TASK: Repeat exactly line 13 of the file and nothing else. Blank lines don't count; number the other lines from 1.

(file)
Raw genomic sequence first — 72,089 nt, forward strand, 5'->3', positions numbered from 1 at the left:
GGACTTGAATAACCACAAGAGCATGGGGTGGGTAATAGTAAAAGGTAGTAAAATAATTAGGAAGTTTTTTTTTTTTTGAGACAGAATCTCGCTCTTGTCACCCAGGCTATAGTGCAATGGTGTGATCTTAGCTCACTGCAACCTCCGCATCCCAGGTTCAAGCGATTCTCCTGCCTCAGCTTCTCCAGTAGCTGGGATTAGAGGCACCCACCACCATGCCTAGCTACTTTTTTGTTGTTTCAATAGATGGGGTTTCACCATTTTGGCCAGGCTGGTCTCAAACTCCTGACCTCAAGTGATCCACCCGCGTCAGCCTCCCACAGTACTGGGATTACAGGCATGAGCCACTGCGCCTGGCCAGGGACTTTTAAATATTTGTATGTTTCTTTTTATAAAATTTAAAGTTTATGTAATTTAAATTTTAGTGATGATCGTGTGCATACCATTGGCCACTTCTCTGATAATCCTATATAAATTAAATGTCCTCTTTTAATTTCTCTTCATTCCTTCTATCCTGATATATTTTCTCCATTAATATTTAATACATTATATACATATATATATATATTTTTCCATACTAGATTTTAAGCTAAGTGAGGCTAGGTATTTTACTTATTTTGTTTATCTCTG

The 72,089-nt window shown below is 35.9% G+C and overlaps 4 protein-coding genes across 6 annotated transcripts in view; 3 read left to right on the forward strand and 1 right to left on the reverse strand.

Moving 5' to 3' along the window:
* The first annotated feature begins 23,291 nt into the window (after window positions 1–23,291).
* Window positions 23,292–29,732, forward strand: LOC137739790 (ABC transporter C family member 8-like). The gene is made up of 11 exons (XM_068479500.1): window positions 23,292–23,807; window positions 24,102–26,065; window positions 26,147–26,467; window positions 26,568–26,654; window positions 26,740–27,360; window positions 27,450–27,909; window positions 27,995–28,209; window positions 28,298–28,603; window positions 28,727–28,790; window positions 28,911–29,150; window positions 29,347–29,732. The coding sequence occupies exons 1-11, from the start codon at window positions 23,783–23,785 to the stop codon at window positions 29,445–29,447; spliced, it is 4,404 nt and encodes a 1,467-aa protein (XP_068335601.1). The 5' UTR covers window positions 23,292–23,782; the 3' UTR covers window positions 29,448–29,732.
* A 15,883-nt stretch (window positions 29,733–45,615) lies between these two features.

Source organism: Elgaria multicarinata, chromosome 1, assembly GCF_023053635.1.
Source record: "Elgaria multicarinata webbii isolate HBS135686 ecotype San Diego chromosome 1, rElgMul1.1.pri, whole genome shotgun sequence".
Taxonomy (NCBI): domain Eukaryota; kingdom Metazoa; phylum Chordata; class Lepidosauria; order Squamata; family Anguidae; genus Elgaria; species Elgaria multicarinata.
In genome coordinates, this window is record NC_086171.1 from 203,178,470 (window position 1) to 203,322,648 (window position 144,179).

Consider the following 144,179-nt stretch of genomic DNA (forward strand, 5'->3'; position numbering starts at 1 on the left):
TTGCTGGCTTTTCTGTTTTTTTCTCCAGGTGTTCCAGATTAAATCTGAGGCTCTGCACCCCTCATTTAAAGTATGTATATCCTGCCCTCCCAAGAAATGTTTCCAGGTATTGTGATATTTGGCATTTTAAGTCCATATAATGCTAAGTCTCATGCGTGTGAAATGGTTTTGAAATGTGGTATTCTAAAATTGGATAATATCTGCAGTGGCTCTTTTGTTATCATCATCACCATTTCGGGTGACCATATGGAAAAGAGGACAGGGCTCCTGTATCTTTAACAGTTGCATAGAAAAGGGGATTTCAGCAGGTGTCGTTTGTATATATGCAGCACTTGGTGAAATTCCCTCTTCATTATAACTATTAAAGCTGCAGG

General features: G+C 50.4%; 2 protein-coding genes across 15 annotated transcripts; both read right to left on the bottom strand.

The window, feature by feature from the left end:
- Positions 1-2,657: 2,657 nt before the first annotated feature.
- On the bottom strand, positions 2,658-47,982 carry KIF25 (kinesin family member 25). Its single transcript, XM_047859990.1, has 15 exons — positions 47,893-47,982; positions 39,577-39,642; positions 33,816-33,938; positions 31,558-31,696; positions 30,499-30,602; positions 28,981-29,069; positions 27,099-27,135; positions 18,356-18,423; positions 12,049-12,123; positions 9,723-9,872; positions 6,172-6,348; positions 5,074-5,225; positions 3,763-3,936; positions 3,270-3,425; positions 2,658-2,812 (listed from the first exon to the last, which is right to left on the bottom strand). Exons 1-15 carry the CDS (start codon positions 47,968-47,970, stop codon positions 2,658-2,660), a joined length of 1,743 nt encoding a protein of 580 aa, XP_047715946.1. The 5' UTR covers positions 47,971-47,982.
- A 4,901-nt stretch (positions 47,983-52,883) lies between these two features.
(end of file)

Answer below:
TTGCTGGCTTTTCTGTTTTTTTCTCCAGGTGTTCCAGATTAAATCTGAGGCTCTGCACCCCTCATTTAAAGTATGTATATCCTGCCCTCCCAAGAAATGTTTCCAGGTATTGTGATATTTGGCATTTTAAGTCCATATAATGCTAAGTCTCATGCGTGTGAAATGGTTTTGAAATGTGGTATTCTAAAATTGGATAATATCTGCAGTGGCTCTTTTGTTATCATCATCACCATTTCGGGTGACCATATGGAAAAGAGGACAGGGCTCCTGTATCTTTAACAGTTGCATAGAAAAGGGGATTTCAGCAGGTGTCGTTTGTATATATGCAGCACTTGGTGAAATTCCCTCTTCATTATAACTATTAAAGCTGCAGG